Barabar Caves

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The Barabar Caves
Barabar Caves - Staircase and Cave Entrance (9224886169).jpg
Barabar Caves, staircase and cave entrance
Barabar Caves is located in Bihar
Barabar Caves
Location in Bihar, India
Alternate name Barābār, Satgharva, Satgharwa
Location Jehanabad district, Bihar, India
Coordinates 25°00′18″N 85°03′47″E / 25.005°N 85.063°E / 25.005; 85.063Coordinates: 25°00′18″N 85°03′47″E / 25.005°N 85.063°E / 25.005; 85.063
Type Caves
Part of Barabar and Nagarjuni hills
History
Founded 322–185 BCE

The Barabar Caves are the oldest surviving rock-cut caves in India,[1] mostly dating from the Maurya Empire (322–185 BCE), some with Ashokan inscriptions, located in the Makhdumpur region of Jehanabad district, Bihar, India, 24 km (15 mi) north of Gaya.

These caves are situated in the twin hills of Barabar (four caves) and Nagarjuni (three caves); caves of the 1.6 km (0.99 mi)-distant Nagarjuni Hill are sometimes singled out as the Nagarjuni Caves. These rock-cut chambers date back to the 3rd century BCE, Maurya period,[2][better source needed] of Ashoka (reigned 273–232 BCE) and his grandson, Dasharatha Maurya. Though Buddhists themselves, they allowed various Jain sects to flourish under a policy of religious tolerance.[1]

The caves were used by ascetics from the Ajivika sect,[3][better source needed] founded by Makkhali Gosala, a contemporary of Gautama Buddha, the founder of Buddhism, and of Mahavira, the last and 24th Tirthankara of Jainism.[4] Also present at the site are several rock-cut Buddhist and Hindu sculptures.[5][better source needed]

Most caves at Barabar consist of two chambers, carved entirely out of granite, with a highly polished internal surface and exciting echo effect. The first chamber was meant for worshippers to congregate in a large rectangular hall, and the second, a small, circular, domed chamber for worship. This inner chamber probably had a small stupa-like structure, at some point, though they are now empty.[citation needed]

The caves were featured – located in a fictitious Marabar – in the book A Passage to India by English author E. M. Forster.[6] These were also shown in the book The Mahabharata Secret by Indian author Christopher C. Doyle.

Caves at Barabar Hill[edit]

Barabar Hill contains four caves: Karan Chaupar, Lomas Rishi, Sudama and Visva Zopri. Sudama and Lomas Rishi are the earliest examples of rock-cut architecture in India,[2][7] with architectural detailing made in the Mauryan period. Similar examples include the larger Buddhist Chaitya, found in Maharashtra, such as in Ajanta and Karla Caves. The Barabar caves greatly influenced the tradition of South Asian rock-cut architecture.[3] In addition, the Barabar caves have large arches which are few in ancient history.

  • Lomas Rishi cave has an arch-like shape facade that imitates contemporary timber architecture. On the doorway, a row of elephants proceed towards stupa emblems, along the curved architrave.[8][better source needed]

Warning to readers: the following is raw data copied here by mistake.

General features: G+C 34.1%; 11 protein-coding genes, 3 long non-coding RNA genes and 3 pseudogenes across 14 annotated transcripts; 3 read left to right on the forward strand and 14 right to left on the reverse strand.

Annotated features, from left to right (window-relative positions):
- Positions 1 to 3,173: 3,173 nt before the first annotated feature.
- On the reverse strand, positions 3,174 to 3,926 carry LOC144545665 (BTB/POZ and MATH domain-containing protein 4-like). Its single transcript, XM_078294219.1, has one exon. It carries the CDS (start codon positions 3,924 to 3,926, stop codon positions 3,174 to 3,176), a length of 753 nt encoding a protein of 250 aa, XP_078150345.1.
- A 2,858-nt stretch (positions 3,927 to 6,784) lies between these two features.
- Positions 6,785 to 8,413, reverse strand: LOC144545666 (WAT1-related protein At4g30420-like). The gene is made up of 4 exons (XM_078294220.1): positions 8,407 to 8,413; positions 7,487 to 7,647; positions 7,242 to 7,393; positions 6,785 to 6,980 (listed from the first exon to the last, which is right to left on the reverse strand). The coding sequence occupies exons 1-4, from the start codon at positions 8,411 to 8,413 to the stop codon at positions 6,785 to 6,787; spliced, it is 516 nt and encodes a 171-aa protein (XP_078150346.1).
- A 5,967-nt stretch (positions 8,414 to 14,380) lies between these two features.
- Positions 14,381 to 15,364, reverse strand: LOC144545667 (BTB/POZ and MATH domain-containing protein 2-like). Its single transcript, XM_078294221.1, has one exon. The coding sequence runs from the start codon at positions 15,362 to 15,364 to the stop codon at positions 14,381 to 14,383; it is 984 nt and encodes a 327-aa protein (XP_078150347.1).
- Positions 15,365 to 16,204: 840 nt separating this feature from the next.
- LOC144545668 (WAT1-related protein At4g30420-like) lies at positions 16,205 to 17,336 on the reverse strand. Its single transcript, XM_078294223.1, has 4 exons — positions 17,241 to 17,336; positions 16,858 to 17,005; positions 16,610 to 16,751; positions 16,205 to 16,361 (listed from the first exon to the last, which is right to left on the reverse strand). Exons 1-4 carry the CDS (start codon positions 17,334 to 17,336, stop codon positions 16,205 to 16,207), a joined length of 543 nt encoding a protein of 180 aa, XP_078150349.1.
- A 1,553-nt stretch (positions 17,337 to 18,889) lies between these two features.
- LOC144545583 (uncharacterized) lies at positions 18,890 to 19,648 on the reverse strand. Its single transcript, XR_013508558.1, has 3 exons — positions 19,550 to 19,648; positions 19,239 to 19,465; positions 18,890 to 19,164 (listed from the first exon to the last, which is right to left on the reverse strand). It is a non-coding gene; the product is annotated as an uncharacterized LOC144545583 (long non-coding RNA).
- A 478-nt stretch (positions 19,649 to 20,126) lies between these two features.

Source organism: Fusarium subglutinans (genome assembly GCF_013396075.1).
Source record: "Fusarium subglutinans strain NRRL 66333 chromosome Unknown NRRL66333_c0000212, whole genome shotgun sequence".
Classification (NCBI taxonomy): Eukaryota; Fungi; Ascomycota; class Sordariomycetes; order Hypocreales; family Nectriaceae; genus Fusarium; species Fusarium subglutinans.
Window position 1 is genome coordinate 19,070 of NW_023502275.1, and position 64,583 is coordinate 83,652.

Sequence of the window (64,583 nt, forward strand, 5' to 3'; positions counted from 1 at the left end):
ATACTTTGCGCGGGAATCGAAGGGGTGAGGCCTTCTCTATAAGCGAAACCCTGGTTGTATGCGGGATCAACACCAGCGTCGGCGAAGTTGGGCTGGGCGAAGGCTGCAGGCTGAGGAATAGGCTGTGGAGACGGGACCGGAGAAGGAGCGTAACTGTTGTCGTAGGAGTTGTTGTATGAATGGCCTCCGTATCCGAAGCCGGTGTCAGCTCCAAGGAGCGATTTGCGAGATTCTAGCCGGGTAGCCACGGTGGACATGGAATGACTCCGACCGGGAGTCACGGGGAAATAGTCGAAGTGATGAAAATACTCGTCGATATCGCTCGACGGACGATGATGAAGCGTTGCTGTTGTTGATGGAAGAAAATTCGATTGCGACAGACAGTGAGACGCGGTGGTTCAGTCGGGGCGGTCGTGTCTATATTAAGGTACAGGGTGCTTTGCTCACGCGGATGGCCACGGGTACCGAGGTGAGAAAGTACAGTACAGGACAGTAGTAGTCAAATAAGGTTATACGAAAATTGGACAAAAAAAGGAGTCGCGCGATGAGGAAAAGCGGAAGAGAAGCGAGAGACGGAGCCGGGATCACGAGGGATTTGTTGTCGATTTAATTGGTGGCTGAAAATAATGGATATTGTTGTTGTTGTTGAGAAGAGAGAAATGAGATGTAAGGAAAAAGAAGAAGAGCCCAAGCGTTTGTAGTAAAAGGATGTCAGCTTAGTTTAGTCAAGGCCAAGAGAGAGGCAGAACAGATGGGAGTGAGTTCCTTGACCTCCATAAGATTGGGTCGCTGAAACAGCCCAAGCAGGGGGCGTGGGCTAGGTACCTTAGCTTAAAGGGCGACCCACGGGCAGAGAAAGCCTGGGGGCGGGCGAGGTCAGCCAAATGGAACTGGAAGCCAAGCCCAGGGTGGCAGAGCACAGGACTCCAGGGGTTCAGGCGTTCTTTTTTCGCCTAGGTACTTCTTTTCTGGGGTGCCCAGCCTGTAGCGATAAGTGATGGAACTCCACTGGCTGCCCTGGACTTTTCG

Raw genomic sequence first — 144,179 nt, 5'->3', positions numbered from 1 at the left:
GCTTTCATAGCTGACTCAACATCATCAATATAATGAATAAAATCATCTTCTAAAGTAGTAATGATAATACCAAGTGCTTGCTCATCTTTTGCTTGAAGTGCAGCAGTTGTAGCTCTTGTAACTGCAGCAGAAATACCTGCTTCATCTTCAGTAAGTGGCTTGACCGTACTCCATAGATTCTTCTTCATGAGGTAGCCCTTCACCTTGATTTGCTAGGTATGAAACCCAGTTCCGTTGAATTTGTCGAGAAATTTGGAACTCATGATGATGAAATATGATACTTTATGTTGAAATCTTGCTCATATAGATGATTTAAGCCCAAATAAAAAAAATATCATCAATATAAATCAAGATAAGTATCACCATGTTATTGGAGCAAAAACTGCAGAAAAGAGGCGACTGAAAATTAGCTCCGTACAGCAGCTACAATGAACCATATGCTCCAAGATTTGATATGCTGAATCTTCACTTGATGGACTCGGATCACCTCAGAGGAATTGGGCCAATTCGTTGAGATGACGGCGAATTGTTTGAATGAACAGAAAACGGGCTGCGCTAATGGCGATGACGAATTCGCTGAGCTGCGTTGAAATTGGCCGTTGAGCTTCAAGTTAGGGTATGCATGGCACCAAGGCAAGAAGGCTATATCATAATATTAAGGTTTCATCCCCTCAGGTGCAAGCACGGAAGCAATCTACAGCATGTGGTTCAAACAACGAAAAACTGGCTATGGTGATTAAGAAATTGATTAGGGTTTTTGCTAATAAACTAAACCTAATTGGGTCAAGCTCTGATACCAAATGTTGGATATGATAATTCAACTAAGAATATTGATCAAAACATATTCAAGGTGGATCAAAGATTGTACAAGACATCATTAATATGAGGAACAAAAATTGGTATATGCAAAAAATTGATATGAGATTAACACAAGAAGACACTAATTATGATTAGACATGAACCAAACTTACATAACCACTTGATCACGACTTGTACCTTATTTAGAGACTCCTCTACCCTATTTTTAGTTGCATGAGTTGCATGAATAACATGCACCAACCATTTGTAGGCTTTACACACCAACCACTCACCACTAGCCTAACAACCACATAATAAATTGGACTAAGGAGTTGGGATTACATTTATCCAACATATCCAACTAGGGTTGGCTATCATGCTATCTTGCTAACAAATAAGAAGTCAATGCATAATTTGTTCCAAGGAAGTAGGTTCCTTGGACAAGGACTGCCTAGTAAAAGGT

• Sudama cave was dedicated by Mauryan Emperor, Ashoka in 261 BCE. The arches of Sudama cave have bow shape. The caves consist of a circular vaulted chamber with a rectangular mandapa.[9][better source needed]
  • Karan Chaupar (Karna Chaupar) consists of single rectangular room with polished surfaces, contains inscription which could be dated to 245 BCE.
  • Visva Zopri, reachable by Ashoka steps hewn in the cliff, consists of two rectangular rooms.[10][better source needed]

Nagarjuni Caves[edit]

The nearby caves of Nagarjuna are smaller and younger than the Barabar caves.[11] The three caves are:

  • Gopi (Gopi-ka-Kubha), devoted by the king Dasharatha to Ajivika followers circa 232 BCE, according to inscription.
  • Vadithi-ka-Kubha cave (Vedathika Kubha) which are located in a crevice.
  • Vapiya-ka-Kubha cave (Mirza Mandi) which is also devoted to Ajivika followers by Dasharatha.[12][better source needed]
The Barabar Caves

See also[edit]

Further reading[edit]

References[edit]

  1. ^ a b Culture of peace[permanent dead link] Frontline, Volume 25 – Issue 18 :: 30 August – 12 September 2008.
  2. ^ a b "Sculptured doorway, Lomas Rishi cave, Barabar, Gya". www.bl.uk. Retrieved 11 May 2017. 
  3. ^ a b "Entrance to one of the Barabar Hill caves". www.bl.uk. Retrieved 11 May 2017. 
  4. ^ Barabar Hills: Where the Buddhist Emperor Ashoka built caves for the Ajivakas www.buddhanet.net.
  5. ^ "Rock sculptures at Barabar". www.bl.uk. Retrieved 11 May 2017. 
  6. ^ Bradshaw, David (12 April 2007). The Cambridge Companion to E. M. Forster. Cambridge University Press. pp. 188–. ISBN 978-0-521-83475-9. 
  7. ^ Architectural history www.indian-architecture.info. Archived 2008-09-14 at the Wayback Machine.
  8. ^ "Part of the elephant frieze over the doorway at the Barabar caves. 1790". www.bl.uk. Retrieved 11 May 2017. 
  9. ^ "Sudama [and] Lomas Rishi Caves at Barabar [Hills], Gya". www.bl.uk. Retrieved 11 May 2017. 
  10. ^ "Rocky outcrop with Karna Chowpar cave, Barabar Hills.". www.bl.uk. Retrieved 11 May 2017. 
  11. ^ Barabar and Nagarjuna Caves
  12. ^ "Gopi & Kalpi caves, Barabar, Gaya.". www.bl.uk. Retrieved 11 May 2017. 

External links[edit]